Learning is a never-ending process, and that applies to driving too. Every learner driver shares the goal of passing their test and gaining freedom on the roads. The truth is, that’s when the learning really starts. Once you’re driving yourself around, you build that experience. One thing to remember is that the rules which govern how we drive our cars and use the roads are under constant scrutiny, and they’re updated regularly.

Regulations are often tweaked in a bid to make journeys smoother, parking easier and prevent unfair rule enforcement. Rule updates often help to prevent inconsiderate driving and open the door to new technology and environmental changes.

Here are some developments and changes to be aware of in 2024:

More electric cars and vans will take to the road

As of January 2024, UK car manufacturers are now required to make sure that at least 22% of car sales and 10% of van sales comprise of fully electric vehicles. Doing so means that they will comply with the Zero Emission Vehicle (ZEV) mandate.

The mandate aims to boost sales of electric vehicles in order to lower overall emissions. Over time, the Government is committed to gradually increasing these targets, and will aim for a minimum of 80% of new cars sold to be electric vehicles by 2030. By 2035, the sector is expected to achieve 100% zero-emission vehicle sales in order to align with the upcoming ban on the sale of diesel and petrol vehicles.

Manufacturers who fail to meet deadlines are set to face fines for each car and van that falls short of the target. Meeting the regulations will likely result in a widened range of electric vehicles in the market, and possibly means that automotive firms could offer incentives to try and encourage drivers to make the switch.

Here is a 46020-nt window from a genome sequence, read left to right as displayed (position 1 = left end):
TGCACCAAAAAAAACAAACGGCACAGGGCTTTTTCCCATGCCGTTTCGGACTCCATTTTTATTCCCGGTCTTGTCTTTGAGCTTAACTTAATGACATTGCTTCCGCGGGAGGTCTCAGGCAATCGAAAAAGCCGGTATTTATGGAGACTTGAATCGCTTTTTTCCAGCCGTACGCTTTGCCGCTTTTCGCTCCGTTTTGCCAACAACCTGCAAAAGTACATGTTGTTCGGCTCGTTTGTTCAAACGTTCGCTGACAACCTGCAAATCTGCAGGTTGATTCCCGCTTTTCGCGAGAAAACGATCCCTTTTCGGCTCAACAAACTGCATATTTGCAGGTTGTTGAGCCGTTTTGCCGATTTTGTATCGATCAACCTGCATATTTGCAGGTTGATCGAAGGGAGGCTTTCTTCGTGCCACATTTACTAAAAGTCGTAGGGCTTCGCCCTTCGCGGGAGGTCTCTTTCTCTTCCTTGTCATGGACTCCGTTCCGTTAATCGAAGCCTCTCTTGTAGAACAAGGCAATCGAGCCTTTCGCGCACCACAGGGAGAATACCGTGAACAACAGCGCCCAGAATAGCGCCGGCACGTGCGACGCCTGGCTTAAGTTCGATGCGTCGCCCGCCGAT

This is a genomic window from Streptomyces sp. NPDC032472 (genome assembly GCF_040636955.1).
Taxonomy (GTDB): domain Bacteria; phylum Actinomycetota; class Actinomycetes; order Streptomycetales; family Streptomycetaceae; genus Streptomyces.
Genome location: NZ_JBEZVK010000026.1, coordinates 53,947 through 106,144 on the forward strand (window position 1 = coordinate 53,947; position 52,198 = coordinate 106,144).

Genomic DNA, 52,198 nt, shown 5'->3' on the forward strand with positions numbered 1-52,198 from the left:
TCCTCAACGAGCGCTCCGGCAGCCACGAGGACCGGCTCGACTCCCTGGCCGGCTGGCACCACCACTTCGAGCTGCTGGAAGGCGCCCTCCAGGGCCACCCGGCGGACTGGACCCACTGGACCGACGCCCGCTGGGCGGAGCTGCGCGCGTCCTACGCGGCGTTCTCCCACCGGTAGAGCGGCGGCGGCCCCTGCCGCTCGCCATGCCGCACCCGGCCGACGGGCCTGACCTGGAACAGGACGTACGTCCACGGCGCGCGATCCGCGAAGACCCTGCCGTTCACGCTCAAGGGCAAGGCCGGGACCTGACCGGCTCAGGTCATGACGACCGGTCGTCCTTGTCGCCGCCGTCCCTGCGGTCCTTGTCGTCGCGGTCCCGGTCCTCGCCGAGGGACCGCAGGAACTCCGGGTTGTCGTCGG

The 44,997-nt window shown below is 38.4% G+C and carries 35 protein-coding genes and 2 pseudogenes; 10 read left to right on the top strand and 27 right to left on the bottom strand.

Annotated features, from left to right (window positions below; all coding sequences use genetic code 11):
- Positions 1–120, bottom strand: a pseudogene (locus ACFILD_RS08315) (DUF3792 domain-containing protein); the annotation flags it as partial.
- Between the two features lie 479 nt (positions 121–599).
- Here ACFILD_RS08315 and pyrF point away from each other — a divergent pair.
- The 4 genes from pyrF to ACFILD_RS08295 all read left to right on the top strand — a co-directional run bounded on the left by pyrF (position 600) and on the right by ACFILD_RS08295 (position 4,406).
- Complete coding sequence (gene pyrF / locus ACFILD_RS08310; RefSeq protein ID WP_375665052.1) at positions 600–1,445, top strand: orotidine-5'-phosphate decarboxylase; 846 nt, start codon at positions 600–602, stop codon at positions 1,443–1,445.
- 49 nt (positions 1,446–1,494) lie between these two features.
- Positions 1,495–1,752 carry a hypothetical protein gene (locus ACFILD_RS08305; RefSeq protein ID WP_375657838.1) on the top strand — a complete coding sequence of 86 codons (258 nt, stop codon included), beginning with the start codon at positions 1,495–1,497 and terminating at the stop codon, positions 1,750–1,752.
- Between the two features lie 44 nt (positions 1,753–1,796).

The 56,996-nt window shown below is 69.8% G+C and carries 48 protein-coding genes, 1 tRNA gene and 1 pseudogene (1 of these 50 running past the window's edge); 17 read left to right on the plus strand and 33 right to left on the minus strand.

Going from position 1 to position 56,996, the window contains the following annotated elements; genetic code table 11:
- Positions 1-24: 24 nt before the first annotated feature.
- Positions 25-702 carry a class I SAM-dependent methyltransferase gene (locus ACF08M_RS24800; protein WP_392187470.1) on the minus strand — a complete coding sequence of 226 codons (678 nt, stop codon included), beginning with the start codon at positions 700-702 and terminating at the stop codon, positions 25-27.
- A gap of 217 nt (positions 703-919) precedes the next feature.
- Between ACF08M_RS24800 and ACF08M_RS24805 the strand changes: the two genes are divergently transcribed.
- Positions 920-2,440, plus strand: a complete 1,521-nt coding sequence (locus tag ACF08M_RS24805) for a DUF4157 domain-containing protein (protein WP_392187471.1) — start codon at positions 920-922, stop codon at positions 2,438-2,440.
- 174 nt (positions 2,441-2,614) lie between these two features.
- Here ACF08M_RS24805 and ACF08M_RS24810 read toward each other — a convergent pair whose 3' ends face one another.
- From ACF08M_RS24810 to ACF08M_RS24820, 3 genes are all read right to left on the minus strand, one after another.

Changes to the DVSA eyesight test

The Driver and Vehicle Standards Agency are considering making changes to the eyesight exam which candidates take as part of their driving test. At the moment, if drivers can read a number plate from 20 metres away, they’ll pass the eyesight test. That said, it may be updated this year. The DVSA is working alongside a medical panel to evaluate and redefine the exam, whilst also collecting input from both drivers and specialists in order to make the test more flexible, and more effective. Checking a candidate’s eyesight under different lighting conditions could become part of the process.

New safety rules for Heavy Goods Vehicles (HGVs)

Aspiring to reduce the number of road accidents and fatalities in London, Transport for London are aiming to introduce new safety standards for HGVs in October 2024. A Direct Vision Standard, or DVS for short, will be implemented alongside a mandatory safety permit. Safety permits will need to be obtained for HGVs before they can operate in areas throughout Greater London.

Working to improve the safety of fellow road users, the DVS will give each HGV a star rating which reflects the driver’s field of vision through a lorry’s windows. All HGVs above 12 tonnes will require a DVS rating of three stars or above, or they will need equipping with an approved Safe System. Drivers of HGVs which don’t comply with the standards will be issued with a Penalty Charge Notice. Permits will be issued at no cost.

Fuel Duty

Originally due to end in March 2024, the temporary 5p cut in fuel duty rates has been extended until March 2025. The freeze, which has been in place since January 2011, was introduced to prevent rates from rising with inflation. The current fuel duty rates will now remain unchanged until March 2025, which is positive news for drivers at the pumps.